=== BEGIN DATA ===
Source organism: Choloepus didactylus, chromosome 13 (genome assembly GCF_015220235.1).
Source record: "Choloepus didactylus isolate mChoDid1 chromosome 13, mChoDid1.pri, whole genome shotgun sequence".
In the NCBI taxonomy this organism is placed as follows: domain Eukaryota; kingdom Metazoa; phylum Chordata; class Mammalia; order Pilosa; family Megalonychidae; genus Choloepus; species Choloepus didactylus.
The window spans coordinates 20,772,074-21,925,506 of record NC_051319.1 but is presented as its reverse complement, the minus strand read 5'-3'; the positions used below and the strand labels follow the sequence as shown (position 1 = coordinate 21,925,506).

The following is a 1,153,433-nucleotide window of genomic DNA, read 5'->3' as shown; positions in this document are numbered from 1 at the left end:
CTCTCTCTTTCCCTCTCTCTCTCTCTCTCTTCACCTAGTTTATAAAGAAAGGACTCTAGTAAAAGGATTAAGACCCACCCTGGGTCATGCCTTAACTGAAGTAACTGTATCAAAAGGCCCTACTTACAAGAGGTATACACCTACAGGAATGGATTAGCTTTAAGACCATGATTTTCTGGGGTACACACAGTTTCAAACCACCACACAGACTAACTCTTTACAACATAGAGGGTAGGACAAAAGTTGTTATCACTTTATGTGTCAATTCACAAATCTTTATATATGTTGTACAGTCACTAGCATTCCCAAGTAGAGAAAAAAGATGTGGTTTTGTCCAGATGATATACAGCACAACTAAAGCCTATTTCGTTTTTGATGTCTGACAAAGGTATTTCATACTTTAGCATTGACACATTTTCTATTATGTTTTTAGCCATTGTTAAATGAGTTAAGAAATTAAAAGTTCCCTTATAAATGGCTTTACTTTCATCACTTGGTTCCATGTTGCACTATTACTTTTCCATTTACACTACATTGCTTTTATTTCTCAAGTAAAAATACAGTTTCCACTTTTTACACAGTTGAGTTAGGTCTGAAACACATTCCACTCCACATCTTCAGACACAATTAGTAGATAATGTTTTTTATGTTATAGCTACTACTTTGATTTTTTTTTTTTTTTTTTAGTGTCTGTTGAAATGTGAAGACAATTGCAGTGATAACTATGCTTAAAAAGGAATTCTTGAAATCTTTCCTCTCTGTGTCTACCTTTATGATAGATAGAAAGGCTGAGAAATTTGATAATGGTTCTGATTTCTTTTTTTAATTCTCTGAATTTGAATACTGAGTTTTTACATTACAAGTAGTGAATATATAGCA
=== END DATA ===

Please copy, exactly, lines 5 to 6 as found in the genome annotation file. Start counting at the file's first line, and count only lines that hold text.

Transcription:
The following is a 1,153,433-nucleotide window of genomic DNA, read 5'->3' as shown; positions in this document are numbered from 1 at the left end:
CTCTCTCTTTCCCTCTCTCTCTCTCTCTCTTCACCTAGTTTATAAAGAAAGGACTCTAGTAAAAGGATTAAGACCCACCCTGGGTCATGCCTTAACTGAAGTAACTGTATCAAAAGGCCCTACTTACAAGAGGTATACACCTACAGGAATGGATTAGCTTTAAGACCATGATTTTCTGGGGTACACACAGTTTCAAACCACCACACAGACTAACTCTTTACAACATAGAGGGTAGGACAAAAGTTGTTATCACTTTATGTGTCAATTCACAAATCTTTATATATGTTGTACAGTCACTAGCATTCCCAAGTAGAGAAAAAAGATGTGGTTTTGTCCAGATGATATACAGCACAACTAAAGCCTATTTCGTTTTTGATGTCTGACAAAGGTATTTCATACTTTAGCATTGACACATTTTCTATTATGTTTTTAGCCATTGTTAAATGAGTTAAGAAATTAAAAGTTCCCTTATAAATGGCTTTACTTTCATCACTTGGTTCCATGTTGCACTATTACTTTTCCATTTACACTACATTGCTTTTATTTCTCAAGTAAAAATACAGTTTCCACTTTTTACACAGTTGAGTTAGGTCTGAAACACATTCCACTCCACATCTTCAGACACAATTAGTAGATAATGTTTTTTATGTTATAGCTACTACTTTGATTTTTTTTTTTTTTTTTTAGTGTCTGTTGAAATGTGAAGACAATTGCAGTGATAACTATGCTTAAAAAGGAATTCTTGAAATCTTTCCTCTCTGTGTCTACCTTTATGATAGATAGAAAGGCTGAGAAATTTGATAATGGTTCTGATTTCTTTTTTTAATTCTCTGAATTTGAATACTGAGTTTTTACATTACAAGTAGTGAATATATAGCA